Graham Abbey drew a wonderful three-part assignment at the Stratford Shakespearean Festival this season: playing the young, irresponsible Prince Hal in both sections of Henry IV, the greatest of all historical dramas, and then playing him again, in a different theatre for a different director, as Hal takes his place on the throne and conquers France in Henry V.
The result, for most of the summer, was as rewarding as everyone had hoped. Then the atrocity of Sept. 11 suddenly gave Shakespeare's words a disquieting new subtext. Graham Abbey began his Henry season in peacetime and will end it in wartime, with the last performance of Henry V on Nov. 4.
Henry IV makes engaging entertainment partly because Shakespeare draws parallels between kingship and the lives most people live; as dissolute Hal turns into brave Henry, he touches every father and every son in the theatre. Henry V, a different matter entirely, is a great war play: Laurence Olivier's 1944 movie version was produced as a morale-booster. It's not a simple war play, however. It calls England to arms but doesn't ignore the barbarism that accompanies war or the self-deceptions of rulers. Henry becomes a brutal soldier who kills prisoners, and we learn that his chief victory will soon turn to failure. As Chorus reminds us, the France that Henry won will be handed back by England soon after his death.
But those aspects of the plays matter less than the core themes, leadership and personal transformation. And as it happens, those themes have become unusually relevant since Sept. 11.
Except for the terrorism itself, this remarkable autumn has brought nothing more remarkable than the transformation of George W. Bush. He's a 21st-century Prince Hal, a callow and unformed figure who before our astonished eyes has been turning into the dedicated and poised captain of the West. Like Hal, the young George W. was an excessively fun-loving fellow who lived in the shadow of a powerful father. Like Hal, he took his father's place.
Yet becoming President (by a narrow margin that required judicial certification) did not noticeably enlarge him. In office, he was slow to command authority. For one thing, he couldn't speak properly. At times his language skills, as they say in public school, seemed nearly as limited as those of Dwight Eisenhower, president from 1953 to 1961, a notoriously incompetent speaker.
With George W. Bush something quite different has happened. The horror of Sept. 11, perhaps combined with the shakiness of his own first response, has somehow annealed him. He emerged from the early days like the reborn Hal, a man of confidence and passion. Almost overnight, it seemed, he acquired mastery of himself and the subjects he had to speak about. At his most important press conference, he spoke off the cuff for more than half an hour without misplacing a fact or (this was the really startling part) mispronouncing a word. It was almost magical, as if a good fairy had visited him at the moment of crisis, bringing the gift of tongues.
As Shakespeare knew, a monumental challenge will sometimes draw astonishing performances from people considered unpromising, revealing talents even their mothers never guessed at. It is a miracle we read about often but seldom witness.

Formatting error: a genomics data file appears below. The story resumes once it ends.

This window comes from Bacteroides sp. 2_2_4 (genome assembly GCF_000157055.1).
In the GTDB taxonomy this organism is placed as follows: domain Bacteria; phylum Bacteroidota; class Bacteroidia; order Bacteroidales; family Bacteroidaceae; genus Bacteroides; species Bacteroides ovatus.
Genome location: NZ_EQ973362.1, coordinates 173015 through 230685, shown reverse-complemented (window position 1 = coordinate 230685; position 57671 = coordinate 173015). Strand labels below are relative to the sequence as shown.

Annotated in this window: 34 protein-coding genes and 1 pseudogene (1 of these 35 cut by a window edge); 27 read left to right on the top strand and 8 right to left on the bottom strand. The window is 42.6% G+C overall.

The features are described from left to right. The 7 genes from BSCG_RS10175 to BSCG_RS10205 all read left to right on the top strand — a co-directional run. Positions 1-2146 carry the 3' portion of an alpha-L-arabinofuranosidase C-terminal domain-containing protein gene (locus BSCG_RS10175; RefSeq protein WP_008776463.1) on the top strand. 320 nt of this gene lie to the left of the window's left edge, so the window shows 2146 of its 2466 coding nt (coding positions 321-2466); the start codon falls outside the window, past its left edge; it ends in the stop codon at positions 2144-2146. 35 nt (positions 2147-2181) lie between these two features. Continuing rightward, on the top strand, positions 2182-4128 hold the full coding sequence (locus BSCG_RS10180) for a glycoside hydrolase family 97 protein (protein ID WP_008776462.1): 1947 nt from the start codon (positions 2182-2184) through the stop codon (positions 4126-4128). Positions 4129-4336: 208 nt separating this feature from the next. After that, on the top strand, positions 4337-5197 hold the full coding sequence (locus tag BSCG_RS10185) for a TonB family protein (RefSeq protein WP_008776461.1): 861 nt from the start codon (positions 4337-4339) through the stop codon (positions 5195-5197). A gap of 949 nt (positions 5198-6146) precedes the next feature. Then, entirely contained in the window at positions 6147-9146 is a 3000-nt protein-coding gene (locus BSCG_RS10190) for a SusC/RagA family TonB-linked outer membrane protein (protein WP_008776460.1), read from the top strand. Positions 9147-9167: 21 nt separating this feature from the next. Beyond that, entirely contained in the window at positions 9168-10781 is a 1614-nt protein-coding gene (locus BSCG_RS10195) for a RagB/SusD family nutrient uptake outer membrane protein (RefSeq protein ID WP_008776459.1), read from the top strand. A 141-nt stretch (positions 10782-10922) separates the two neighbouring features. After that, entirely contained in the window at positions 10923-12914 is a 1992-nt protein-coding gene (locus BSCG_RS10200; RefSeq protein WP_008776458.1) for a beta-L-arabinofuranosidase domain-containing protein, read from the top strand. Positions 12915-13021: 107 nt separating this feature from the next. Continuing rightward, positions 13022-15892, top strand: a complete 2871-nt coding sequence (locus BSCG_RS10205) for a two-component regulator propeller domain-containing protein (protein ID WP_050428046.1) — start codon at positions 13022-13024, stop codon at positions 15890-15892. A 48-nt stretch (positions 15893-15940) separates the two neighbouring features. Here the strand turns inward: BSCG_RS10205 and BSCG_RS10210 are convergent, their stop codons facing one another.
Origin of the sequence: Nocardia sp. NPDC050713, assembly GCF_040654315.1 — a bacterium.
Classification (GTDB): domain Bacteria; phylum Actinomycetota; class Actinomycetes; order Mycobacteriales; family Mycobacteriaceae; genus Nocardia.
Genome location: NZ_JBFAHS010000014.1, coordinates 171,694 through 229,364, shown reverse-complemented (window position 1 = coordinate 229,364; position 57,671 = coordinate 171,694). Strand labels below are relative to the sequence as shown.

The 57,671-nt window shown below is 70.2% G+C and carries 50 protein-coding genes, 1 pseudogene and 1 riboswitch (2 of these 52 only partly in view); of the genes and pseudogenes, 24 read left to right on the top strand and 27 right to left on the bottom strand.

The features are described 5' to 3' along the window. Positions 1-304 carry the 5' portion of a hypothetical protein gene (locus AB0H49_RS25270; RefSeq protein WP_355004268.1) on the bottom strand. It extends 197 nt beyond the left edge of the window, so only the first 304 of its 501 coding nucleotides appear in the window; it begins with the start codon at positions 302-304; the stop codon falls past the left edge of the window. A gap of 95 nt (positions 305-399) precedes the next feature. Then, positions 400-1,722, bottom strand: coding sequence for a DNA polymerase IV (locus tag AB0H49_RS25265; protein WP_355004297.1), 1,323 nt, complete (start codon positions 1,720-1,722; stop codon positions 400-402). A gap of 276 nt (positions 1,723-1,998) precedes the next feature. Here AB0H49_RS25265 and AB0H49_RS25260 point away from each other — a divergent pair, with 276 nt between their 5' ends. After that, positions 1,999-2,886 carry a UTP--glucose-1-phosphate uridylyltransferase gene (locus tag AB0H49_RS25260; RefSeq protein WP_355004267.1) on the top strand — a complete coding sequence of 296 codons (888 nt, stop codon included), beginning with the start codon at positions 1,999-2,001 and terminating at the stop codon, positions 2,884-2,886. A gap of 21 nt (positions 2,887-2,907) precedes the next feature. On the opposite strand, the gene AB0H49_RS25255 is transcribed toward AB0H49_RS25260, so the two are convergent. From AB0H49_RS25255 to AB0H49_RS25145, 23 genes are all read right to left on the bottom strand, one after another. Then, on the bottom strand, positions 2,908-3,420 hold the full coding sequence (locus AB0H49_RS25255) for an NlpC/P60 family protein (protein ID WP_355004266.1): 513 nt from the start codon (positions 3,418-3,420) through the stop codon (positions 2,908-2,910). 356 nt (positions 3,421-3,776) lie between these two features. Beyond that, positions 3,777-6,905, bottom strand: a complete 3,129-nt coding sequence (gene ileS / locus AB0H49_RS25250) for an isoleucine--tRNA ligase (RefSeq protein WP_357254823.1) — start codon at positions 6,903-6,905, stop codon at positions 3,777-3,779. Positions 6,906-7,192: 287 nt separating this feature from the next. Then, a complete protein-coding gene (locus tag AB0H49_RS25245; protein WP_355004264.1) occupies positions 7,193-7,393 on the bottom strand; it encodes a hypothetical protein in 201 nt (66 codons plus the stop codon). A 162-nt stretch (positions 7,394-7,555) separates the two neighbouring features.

Or did President Bush, like Prince Hal, have a secret all along? Was he hiding his essential self, as Hal did, until the moment he chose to reveal it? In his first half-year, people said he didn't work hard. Can that have been a sham? Eisenhower had his office release a daily account of his schedule that omitted a multitude of crucial meetings, a deception that was revealed when scholars studied his office logs decades later. He liked being thought easygoing, even a touch lazy.
Thoughts about the nature of the current war and the current leadership are unavoidable while watching Henry V. It happened that an evening performance fell on Sept. 12, and Mr. Abbey found himself playing before a shell-shocked audience that included many Americans who wanted to go home but were trapped by the closed border. He spoke briefly at the end of the evening, feeling that the occasion required words of sympathy for the victims of the attack. Since then he's felt a special sort of electricity in the theatre, an unusually vibrant connection between audience and play. I felt it too. I saw it recently with what must be the most attentive student audience in my memory.
As Mr. Abbey told me the other day, he thought he heard echoes of Shakespeare while listening to a Bush radio address recently: "The Bush thing is very much like Hal -- they're both people put in a situation of leadership that changes them." Perhaps similar pressures change actors, too. Recent history has inserted itself into Mr. Abbey's performance. When he speaks Henry's lines about the atrocities of the French he feels some of the anger he felt on Sept. 11. He, too, may have grown. Friends of mine who saw him last spring said that, while he was fine as Prince Hal in both parts of Henry IV, he wasn't strong enough for Henry V. But when I saw him last week he gave a performance of real power. He seemed to inhabit the part comfortably, the way George W. Bush now inhabits, to the world's surprise, the White House.